According to the defendants, the plaintiff has relied solely on hearsay to establish that they were notified of the danger to Heisler's safety. Heisler reports that Bergen County Sheriff Terhune told Heisler that he had sent a fax to Sheriff Kralik to advise him that Heisler should be placed in a protected environment. Through an affidavit, the plaintiff's mother testifies that prior to the plaintiff's transfer to the RCCC, Ms. Anna Baldino of Sheriff Terhune's office advised her that Sheriff Kralik would be contacted shortly about her son's safety. Heisler's mother further testifies that after the attack, Ms. Baldino expressed shock to her and stated:
We communicated with Sheriff Kralik and asked him to address the need for added safety and security for Richard Heisler. I will call up there immediately to find out what happened.
Heisler also submitted answers to interrogatories from Ms. Baldino which arguably support some of Mrs. Heisler's recollection. Finally, Heisler reports that Detective Toth of the Orangetown Police told him that he would telephone the Rockland County Sheriff's Department to advise it that the plaintiff desired to be placed into protective custody; it appeared to Heisler that Detective Toth made that call in his presence.
The defendants are correct that some of the evidence on which the plaintiff relies is hearsay. Ms. Baldino's answers to the interrogatories and Heisler's observations of the Toth telephone call, however, provide a sufficient basis to find that there are disputed issues of fact here. I note, moreover, that despite the hurdles to conducting litigation pro se, the plaintiff has made specific allegations about the warnings given to the RCCC and presented non-hearsay evidence to substantiate those claims. In these circumstances, I adopt the recommendation that summary judgment on this claim be denied. At trial, Heisler will be permitted to subpoena Detective Toth, Sheriff Kralik, Sheriff Terhune and Ms. Baldino should he desire to do so.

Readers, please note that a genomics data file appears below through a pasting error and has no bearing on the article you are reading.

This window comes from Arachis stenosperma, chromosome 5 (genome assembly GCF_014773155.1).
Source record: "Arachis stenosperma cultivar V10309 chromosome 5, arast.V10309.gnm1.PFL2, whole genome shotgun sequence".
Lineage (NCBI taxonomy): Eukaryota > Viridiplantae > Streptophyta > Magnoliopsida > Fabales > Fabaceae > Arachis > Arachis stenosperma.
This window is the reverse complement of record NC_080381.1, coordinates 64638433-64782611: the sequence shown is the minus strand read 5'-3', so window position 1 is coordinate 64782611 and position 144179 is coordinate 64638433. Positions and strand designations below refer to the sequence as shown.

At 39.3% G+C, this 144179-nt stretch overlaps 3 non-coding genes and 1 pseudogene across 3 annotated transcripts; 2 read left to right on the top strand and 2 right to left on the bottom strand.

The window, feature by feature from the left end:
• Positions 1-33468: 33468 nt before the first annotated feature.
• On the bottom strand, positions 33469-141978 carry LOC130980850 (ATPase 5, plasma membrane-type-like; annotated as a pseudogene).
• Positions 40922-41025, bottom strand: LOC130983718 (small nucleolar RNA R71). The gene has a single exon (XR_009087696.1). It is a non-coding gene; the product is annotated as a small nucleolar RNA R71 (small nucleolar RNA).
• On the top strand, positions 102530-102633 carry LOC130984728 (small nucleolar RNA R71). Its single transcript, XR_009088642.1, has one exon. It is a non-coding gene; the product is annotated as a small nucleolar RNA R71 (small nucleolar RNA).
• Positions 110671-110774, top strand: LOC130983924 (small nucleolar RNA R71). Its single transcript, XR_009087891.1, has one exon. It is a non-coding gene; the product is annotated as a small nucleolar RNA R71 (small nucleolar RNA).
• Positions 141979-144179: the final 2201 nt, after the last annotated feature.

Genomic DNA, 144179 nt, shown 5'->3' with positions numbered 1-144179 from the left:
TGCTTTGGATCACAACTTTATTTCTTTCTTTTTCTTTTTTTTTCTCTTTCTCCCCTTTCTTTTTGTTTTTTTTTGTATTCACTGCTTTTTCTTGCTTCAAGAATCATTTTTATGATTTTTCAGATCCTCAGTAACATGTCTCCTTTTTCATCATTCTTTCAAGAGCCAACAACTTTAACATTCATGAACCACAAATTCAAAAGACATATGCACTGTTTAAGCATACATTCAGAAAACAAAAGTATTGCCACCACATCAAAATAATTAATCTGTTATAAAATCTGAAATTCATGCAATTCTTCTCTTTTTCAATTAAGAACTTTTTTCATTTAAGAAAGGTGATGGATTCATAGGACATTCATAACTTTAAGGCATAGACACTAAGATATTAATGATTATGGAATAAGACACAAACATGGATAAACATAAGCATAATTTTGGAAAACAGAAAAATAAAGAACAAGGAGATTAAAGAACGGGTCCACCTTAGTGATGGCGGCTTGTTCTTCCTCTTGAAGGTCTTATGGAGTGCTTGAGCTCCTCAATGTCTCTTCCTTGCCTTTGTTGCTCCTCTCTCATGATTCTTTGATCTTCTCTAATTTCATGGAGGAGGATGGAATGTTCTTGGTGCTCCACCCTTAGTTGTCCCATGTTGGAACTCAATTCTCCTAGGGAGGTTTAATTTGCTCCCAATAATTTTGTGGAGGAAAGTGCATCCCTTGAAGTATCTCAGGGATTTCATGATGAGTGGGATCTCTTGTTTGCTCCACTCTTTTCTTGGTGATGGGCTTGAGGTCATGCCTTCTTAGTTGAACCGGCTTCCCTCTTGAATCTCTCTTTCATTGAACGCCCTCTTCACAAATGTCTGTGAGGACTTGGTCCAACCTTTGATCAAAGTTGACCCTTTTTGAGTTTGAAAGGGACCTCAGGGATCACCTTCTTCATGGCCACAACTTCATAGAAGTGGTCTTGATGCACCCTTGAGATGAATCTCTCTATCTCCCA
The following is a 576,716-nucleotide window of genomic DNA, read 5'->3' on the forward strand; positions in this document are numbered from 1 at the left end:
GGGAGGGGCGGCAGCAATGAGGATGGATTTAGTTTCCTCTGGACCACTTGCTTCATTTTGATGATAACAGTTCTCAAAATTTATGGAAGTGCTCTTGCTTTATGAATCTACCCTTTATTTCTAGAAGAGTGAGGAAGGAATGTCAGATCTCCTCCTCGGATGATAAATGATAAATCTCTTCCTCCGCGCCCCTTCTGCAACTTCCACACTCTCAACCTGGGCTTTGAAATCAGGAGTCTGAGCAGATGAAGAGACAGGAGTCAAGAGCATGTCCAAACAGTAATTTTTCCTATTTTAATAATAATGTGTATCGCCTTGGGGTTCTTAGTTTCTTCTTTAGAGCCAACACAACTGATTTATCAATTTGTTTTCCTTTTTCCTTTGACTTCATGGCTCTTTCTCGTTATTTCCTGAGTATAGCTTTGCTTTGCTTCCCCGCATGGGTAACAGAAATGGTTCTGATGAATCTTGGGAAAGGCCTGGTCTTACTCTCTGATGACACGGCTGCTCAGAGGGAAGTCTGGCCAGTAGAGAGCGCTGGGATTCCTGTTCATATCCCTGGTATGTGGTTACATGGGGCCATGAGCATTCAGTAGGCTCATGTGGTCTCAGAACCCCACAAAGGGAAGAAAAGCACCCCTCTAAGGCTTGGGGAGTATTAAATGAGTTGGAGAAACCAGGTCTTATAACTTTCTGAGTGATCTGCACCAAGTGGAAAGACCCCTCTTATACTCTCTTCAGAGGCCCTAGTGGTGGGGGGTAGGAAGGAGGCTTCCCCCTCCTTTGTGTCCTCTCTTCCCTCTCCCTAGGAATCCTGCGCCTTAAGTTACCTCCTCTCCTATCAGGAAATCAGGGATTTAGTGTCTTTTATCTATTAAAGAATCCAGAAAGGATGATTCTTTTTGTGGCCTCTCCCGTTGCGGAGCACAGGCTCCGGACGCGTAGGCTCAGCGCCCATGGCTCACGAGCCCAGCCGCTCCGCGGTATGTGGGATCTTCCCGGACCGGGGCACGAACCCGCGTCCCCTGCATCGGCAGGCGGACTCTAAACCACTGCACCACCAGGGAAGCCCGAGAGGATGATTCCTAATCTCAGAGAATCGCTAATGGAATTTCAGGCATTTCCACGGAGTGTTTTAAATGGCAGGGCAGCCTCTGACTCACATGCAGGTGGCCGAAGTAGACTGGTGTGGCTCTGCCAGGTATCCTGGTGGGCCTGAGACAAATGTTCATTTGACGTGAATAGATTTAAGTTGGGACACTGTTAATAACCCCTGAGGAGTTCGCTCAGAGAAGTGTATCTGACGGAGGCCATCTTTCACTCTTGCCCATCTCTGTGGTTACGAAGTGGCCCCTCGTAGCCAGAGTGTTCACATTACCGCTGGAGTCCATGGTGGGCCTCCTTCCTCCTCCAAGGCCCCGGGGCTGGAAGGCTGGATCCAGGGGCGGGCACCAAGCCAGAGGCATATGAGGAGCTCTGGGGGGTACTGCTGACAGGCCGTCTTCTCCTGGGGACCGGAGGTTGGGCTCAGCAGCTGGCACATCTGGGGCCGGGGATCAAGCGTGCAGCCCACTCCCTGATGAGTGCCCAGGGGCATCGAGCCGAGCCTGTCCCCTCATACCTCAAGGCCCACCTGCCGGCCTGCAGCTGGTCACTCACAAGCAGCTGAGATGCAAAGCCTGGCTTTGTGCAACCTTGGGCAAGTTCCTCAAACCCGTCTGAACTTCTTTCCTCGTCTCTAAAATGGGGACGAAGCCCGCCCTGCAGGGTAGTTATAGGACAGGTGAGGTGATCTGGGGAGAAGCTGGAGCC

Accepting for purposes of this argument that they received a warning, the defendants argue that the warning did not create a duty since it could only have reflected the plaintiff's own fears or the experience in a Bergen County facility and could not have been a basis for predicting experience in RCCC. This argument entirely misses the point. The danger to Heisler stemmed from the nature of the crime he had committed and the likelihood of how any inmate population would react to knowledge of that crime. There is nothing to suggest that the defendants had a basis to believe that the inmates in RCCC were indifferent to these matters. In any event, these are issues of fact properly decided at trial.
3. Defendant Kardian
As to the claims against defendant Kardian regarding his interference with Heisler's access to showers and recreation and with his ability to clean his cell, the defendant interposes both legal and factual arguments. As to the factual arguments, the defendant chose not to present evidence to Judge Francis in support of this prong of his motion and has thereby waived his right to do so now. Reviewing the legal arguments de novo, and liberally construing plaintiff's pro se complaint, plaintiff's allegations state a claim that the conditions of his confinement amounted to "punishment." See Bell, 441 U.S. at 539. Conditions of confinement violate the Eighth Amendment
when they deprive an inmate of the "minimal civilized measure of life's necessities" evaluated under a "contemporary standard of decency." Rhodes v. Chapman, 452 U.S. 337, 347, 69 L. Ed. 2d 59, 101 S. Ct. 2392 (1980). See Blissett v. Coughlin, 66 F.3d 531, 537 (2d Cir. 1995). In his complaint, plaintiff alleges that
Officer Kardian denied me everything possible pertaining to minimum standards while I was in protective custody, i.e. showers, legal phone calls, regular phone calls, cell-clean up, outdoor recreation, access to the law library, legal materials and so much more.